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Celebrating Black British Contributions to Healthcare by Olamide Dada

Celebrating Black British Contributions to Healthcare

by Olamide Dada

For many years, black history in the medical sphere has been dominated by the achievements and celebrations of African Americans in medicine. As a black medical student in the United Kingdom, I wondered why black British contributions to medicine had very rarely been recognised.

I am greatly inspired by the great achievements of African Americans in medicine; although I may not agree with his political standing, Ben Carson was one of the main reasons I decided to pursue a career in medicine. I know for many black medical students and doctors in the UK, seeing the achievements of fellow black brits who have been pioneers in medicine in times past and the present day would help to empower and inspire them

Black History Month is a momentous time in the Melanin Medics calendar. As an organisation that consistently looks to amplify the voices of Black African and Caribbean medical students and doctors in the UK, celebrating the great individuals who have made great contributions to healthcare is key. It was great to be able to pursue this as my campaign project during my time as a scholar at The HLA. It was important to have a campaign that represented the creative identity of Melanin Medics as well as appealed to our target audience and was an educative and empowering resource.

The focus was clear; “Learn from the past, embrace the present and look to the future.” The aim was to raise awareness of Black British contributions to healthcare both past and present and to create conversation about the contribution of ethnic minorities within healthcare.

The campaign was active over the period of 1 month (October 2019). We created profiles of individuals from the UK showcasing Black British Pioneers in Healthcare from the past as well as Black British Contributions to Healthcare in this present day and age. We shared these profiles across all of our social media channels.

To celebrate the Black British Contributions to Healthcare, we recognised three individuals: Yvonne Coghill, Martin Griffiths and Professor Dame Elizabeth Anionwu. We wanted to ensure that our audience were made aware of amazing individuals of African and Caribbean heritage who have impacted our healthcare system in the present day and who deserve to be remembered for generations to come.

African and Caribbean healthcare professionals have formed an integral part of the NHS’ history. Despite their long history of work within the health service in the United Kingdom, very rarely are the contributions of Black African and Caribbean healthcare professionals recognised and highlighted in discussions of the history of the healthcare system. We also showcased Black British Pioneers in Healthcare celebrating individuals such as Mary Seacole, Lord David Pitt, Kofoworola Abeni Pratt, Dr Eddie Adam, Dr Franklyn Jacobs, Dr Victor Eastmond, Dr John Alcindor and Dr Harold Moody.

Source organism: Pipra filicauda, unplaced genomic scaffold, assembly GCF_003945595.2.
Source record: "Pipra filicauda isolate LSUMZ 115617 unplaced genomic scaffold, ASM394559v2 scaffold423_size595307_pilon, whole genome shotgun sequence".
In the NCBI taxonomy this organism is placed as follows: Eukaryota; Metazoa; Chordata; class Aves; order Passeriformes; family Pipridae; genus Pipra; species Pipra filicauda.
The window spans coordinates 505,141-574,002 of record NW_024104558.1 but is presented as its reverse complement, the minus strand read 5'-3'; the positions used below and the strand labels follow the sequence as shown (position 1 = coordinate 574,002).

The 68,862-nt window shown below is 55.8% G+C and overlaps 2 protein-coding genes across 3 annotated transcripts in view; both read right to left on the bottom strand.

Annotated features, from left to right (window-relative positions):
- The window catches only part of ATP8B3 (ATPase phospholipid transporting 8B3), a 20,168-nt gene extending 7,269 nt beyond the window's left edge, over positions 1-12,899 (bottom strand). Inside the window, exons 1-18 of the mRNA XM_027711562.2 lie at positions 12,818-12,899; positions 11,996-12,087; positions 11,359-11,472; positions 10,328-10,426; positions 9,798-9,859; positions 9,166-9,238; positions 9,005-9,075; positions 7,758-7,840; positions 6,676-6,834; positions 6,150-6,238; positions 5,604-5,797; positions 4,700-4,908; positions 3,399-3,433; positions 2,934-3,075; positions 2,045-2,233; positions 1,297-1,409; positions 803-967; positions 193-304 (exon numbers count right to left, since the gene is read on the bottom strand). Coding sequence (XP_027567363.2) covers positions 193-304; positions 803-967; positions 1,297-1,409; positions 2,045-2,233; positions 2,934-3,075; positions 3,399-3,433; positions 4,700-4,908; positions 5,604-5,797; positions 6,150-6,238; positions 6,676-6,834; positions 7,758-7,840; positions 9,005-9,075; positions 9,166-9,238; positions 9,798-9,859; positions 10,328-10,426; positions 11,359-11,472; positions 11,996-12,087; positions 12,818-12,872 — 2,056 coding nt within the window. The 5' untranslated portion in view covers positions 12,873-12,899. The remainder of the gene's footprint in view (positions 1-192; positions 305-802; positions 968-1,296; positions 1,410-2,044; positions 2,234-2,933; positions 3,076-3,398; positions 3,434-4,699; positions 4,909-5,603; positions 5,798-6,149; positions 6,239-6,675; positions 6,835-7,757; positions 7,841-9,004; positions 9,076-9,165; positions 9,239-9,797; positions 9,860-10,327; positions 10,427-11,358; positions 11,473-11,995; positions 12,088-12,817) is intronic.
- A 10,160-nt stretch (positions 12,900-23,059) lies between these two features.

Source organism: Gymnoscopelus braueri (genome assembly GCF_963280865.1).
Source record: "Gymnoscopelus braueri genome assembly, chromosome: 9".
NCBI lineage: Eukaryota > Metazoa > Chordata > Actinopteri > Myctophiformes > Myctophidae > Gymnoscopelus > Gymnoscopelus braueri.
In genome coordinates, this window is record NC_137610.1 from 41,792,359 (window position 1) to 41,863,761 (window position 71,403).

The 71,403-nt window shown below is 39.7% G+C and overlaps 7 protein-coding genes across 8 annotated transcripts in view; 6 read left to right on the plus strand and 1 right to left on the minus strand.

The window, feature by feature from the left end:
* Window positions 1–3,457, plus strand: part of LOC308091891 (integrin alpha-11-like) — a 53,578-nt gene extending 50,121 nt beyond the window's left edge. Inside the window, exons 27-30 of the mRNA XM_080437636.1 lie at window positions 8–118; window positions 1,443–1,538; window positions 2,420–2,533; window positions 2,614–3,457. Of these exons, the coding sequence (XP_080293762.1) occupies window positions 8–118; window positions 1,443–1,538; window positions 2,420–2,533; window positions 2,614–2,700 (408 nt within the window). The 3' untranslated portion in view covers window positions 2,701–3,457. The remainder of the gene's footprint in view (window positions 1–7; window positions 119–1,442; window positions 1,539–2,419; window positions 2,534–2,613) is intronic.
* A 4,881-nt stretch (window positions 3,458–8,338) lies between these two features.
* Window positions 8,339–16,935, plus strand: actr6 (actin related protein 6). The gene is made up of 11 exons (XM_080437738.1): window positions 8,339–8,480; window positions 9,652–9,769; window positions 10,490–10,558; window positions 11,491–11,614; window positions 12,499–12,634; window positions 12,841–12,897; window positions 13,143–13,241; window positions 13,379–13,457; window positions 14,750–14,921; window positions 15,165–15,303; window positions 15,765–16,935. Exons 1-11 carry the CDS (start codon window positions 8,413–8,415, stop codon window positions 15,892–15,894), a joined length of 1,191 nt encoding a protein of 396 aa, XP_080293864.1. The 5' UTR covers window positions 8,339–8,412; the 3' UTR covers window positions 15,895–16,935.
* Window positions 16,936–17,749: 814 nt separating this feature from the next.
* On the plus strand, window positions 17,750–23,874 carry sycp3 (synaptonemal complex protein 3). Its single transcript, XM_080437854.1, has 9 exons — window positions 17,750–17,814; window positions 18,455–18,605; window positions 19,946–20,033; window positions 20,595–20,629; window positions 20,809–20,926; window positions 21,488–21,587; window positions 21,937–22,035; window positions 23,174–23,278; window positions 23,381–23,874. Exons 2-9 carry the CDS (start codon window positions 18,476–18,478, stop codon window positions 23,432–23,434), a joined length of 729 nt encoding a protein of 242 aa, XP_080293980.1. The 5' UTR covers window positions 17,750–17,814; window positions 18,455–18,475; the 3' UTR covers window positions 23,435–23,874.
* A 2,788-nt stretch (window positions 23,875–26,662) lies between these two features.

On reflection, it was considerably difficult to gather the necessary information as this topic area had not been very well documented which resulted in the research process being quite laborious.

The black history month campaign was a great tool to boost knowledge on a topic which was not very well known. One of the key things I learned was that an effective campaign is one in which the content is timeless. Irrespective of the time, the message still rings true. The content that had been created was timeless and has proven to be of interest during various points in the year.

It was great to be able to further explore this topic through hosting a HLA Live session with Melanin Medics and the Healthcare Leadership Academy. The session was a focused panel discussion exploring the influence of African and Caribbean healthcare professionals on the NHS. We were joined by a highly esteemed panel of speakers with a great array of experience between them including Professor Dame Elizabeth Anionwu, Francis Day-Stirk, Dr Andrew Alalade, Dr Rochelle Pierre, Dr Jonathan Makanjuola, Dr Segn Nedd and Jacob Oguntimehin.

Being able to continue the conversation even beyond Black History Month was a great achievement and necessary action.

If you would like to find out further information regarding Melanin Medics Charitable Organisation, you can follow us on Twitter @melaninmedics, Instagram @melaninmedics and Melanin Medics on Facebook and LinkedIn.


Olamide Dada is a Final Year Medical Student, the Founder and Chief Executive of Melanin Medics and a HLA Mentor. Twitter: @olamide_dada LinkedIn: Olamide Dada

This campaign was awarded third place in The HLA scholarship awards 2019-20. You can see the campaign video here.



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